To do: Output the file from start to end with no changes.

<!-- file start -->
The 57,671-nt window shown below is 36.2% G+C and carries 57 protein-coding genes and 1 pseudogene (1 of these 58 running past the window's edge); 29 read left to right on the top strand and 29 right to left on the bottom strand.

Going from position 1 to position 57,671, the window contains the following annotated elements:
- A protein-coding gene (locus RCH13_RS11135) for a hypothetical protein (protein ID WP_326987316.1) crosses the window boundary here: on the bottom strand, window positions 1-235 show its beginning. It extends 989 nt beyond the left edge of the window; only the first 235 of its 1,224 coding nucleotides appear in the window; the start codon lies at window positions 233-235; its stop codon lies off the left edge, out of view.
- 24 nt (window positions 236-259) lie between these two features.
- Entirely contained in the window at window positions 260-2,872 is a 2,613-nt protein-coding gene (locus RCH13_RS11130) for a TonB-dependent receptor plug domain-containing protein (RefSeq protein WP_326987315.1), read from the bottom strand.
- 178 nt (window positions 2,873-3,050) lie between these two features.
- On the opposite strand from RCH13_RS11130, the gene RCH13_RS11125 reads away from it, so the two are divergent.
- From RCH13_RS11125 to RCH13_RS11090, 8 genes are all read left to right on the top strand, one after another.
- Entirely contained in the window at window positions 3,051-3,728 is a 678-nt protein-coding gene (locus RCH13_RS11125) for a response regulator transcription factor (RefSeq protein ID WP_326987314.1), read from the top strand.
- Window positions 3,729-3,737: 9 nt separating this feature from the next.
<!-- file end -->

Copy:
The 57,671-nt window shown below is 36.2% G+C and carries 57 protein-coding genes and 1 pseudogene (1 of these 58 running past the window's edge); 29 read left to right on the top strand and 29 right to left on the bottom strand.

Going from position 1 to position 57,671, the window contains the following annotated elements:
- A protein-coding gene (locus RCH13_RS11135) for a hypothetical protein (protein ID WP_326987316.1) crosses the window boundary here: on the bottom strand, window positions 1-235 show its beginning. It extends 989 nt beyond the left edge of the window; only the first 235 of its 1,224 coding nucleotides appear in the window; the start codon lies at window positions 233-235; its stop codon lies off the left edge, out of view.
- 24 nt (window positions 236-259) lie between these two features.
- Entirely contained in the window at window positions 260-2,872 is a 2,613-nt protein-coding gene (locus RCH13_RS11130) for a TonB-dependent receptor plug domain-containing protein (RefSeq protein WP_326987315.1), read from the bottom strand.
- 178 nt (window positions 2,873-3,050) lie between these two features.
- On the opposite strand from RCH13_RS11130, the gene RCH13_RS11125 reads away from it, so the two are divergent.
- From RCH13_RS11125 to RCH13_RS11090, 8 genes are all read left to right on the top strand, one after another.
- Entirely contained in the window at window positions 3,051-3,728 is a 678-nt protein-coding gene (locus RCH13_RS11125) for a response regulator transcription factor (RefSeq protein ID WP_326987314.1), read from the top strand.
- Window positions 3,729-3,737: 9 nt separating this feature from the next.